them. Model these in your own life.

Children do what children see—and especially what they
see in their parents.

Be ye followers of me, even as I also am of Christ.
—1 Corinthians 11:1

Parenting children can be difficult and is definitely
challenging. But in the difficult moments, look further than
the immediate problem in front of you to the long-range
goal of seeing your children walk in truth.
Ultimately, each person will make their own choice
regarding the direction they take for their life. As a parent,
make sure that what you are doing today contributes toward
directing your children to walk in truth…for a lifetime.

I have no greater joy than to hear that my children walk in
truth.—3 John 4

Educating for Eternity

Jim Lee

In Christian school education,
faculty, staff, and administration have the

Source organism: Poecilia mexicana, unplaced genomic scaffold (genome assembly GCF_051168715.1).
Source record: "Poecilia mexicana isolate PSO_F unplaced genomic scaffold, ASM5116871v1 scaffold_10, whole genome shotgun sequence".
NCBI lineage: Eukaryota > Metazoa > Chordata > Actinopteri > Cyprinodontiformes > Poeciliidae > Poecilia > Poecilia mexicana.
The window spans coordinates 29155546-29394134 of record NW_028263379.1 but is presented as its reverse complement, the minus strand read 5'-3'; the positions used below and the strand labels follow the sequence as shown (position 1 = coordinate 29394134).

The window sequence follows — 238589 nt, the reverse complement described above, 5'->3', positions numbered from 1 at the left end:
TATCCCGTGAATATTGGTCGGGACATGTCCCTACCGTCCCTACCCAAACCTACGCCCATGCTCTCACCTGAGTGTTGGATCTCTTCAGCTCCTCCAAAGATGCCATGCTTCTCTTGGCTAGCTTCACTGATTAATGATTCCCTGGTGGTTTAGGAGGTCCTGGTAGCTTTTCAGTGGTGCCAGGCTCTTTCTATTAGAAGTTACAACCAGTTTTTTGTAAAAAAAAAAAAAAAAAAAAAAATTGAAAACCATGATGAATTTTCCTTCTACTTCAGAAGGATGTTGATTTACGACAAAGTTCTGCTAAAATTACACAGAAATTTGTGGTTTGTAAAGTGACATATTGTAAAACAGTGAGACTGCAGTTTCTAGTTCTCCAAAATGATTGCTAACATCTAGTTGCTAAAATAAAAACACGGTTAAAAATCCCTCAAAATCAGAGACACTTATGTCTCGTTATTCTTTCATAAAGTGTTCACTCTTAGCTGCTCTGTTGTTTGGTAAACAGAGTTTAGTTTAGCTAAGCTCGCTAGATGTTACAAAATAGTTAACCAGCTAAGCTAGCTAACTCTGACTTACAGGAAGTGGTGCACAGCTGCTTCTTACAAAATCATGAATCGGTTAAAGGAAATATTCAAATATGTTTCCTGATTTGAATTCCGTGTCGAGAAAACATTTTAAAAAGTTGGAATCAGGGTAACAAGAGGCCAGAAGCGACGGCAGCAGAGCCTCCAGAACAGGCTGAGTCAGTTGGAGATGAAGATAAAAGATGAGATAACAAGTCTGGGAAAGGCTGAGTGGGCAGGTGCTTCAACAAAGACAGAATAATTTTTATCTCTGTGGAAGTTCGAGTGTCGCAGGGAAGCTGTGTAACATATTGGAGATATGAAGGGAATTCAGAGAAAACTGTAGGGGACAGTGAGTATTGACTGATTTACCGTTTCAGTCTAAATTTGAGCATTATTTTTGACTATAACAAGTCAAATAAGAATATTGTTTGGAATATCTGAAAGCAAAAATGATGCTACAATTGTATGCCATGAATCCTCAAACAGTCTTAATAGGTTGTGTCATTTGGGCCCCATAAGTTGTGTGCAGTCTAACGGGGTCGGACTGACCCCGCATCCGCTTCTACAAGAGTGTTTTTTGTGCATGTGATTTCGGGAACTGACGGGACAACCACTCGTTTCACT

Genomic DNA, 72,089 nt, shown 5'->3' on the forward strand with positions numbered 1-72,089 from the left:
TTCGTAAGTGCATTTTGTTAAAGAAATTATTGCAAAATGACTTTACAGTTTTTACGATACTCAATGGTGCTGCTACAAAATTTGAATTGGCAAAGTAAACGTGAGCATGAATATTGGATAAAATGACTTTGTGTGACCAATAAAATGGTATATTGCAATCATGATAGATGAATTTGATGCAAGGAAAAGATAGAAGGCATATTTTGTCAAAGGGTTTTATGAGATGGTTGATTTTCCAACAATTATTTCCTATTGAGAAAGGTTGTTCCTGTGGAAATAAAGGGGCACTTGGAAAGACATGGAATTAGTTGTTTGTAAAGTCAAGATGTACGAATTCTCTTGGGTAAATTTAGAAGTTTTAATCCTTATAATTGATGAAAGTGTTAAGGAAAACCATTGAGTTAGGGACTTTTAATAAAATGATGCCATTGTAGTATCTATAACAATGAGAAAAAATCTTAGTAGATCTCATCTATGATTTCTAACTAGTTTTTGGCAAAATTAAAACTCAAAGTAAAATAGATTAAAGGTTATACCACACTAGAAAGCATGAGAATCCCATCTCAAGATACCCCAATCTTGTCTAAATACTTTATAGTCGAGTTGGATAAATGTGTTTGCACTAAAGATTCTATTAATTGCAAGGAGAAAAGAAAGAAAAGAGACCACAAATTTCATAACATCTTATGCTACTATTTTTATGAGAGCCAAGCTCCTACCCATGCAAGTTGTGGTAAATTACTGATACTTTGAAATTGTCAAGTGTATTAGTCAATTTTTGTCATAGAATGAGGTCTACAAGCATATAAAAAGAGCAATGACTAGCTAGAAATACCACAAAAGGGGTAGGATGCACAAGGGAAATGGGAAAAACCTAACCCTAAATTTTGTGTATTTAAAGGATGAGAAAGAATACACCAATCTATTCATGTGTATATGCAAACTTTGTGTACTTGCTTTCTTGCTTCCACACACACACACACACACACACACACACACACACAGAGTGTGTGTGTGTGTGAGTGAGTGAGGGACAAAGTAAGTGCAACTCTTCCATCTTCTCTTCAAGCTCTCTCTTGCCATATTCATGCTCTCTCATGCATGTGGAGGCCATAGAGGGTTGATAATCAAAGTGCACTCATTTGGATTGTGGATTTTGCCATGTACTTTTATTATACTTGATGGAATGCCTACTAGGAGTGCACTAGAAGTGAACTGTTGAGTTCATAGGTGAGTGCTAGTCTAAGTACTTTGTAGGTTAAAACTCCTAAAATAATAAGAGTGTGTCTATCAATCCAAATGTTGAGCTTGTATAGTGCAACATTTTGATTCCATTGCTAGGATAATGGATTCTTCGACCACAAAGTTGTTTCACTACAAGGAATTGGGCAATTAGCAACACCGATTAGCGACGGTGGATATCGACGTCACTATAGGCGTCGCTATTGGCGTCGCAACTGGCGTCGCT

awesome responsibility and privilege to make a
difference in the lives of students in light
of eternity. The student’s walk with God is
of utmost importance as we go about our
day in the halls of the Christian school.
Don’t get me wrong, the academics are
extremely important. We are to prepare
students academically for the ministry,
the job, the college, the life for which God
has called them. The extra-curricular, the
fine arts, the athletics, and the social—all
of these help to shape the individual
student. But, the spiritual—the eternal—
is what matters most.

Our theme for the 2016–17 school year is “Walk with God.”
Our Scripture for the theme is Jeremiah 29:13;
“And ye shall seek me, and find me, when ye shall search
for me with all your heart.” Throughout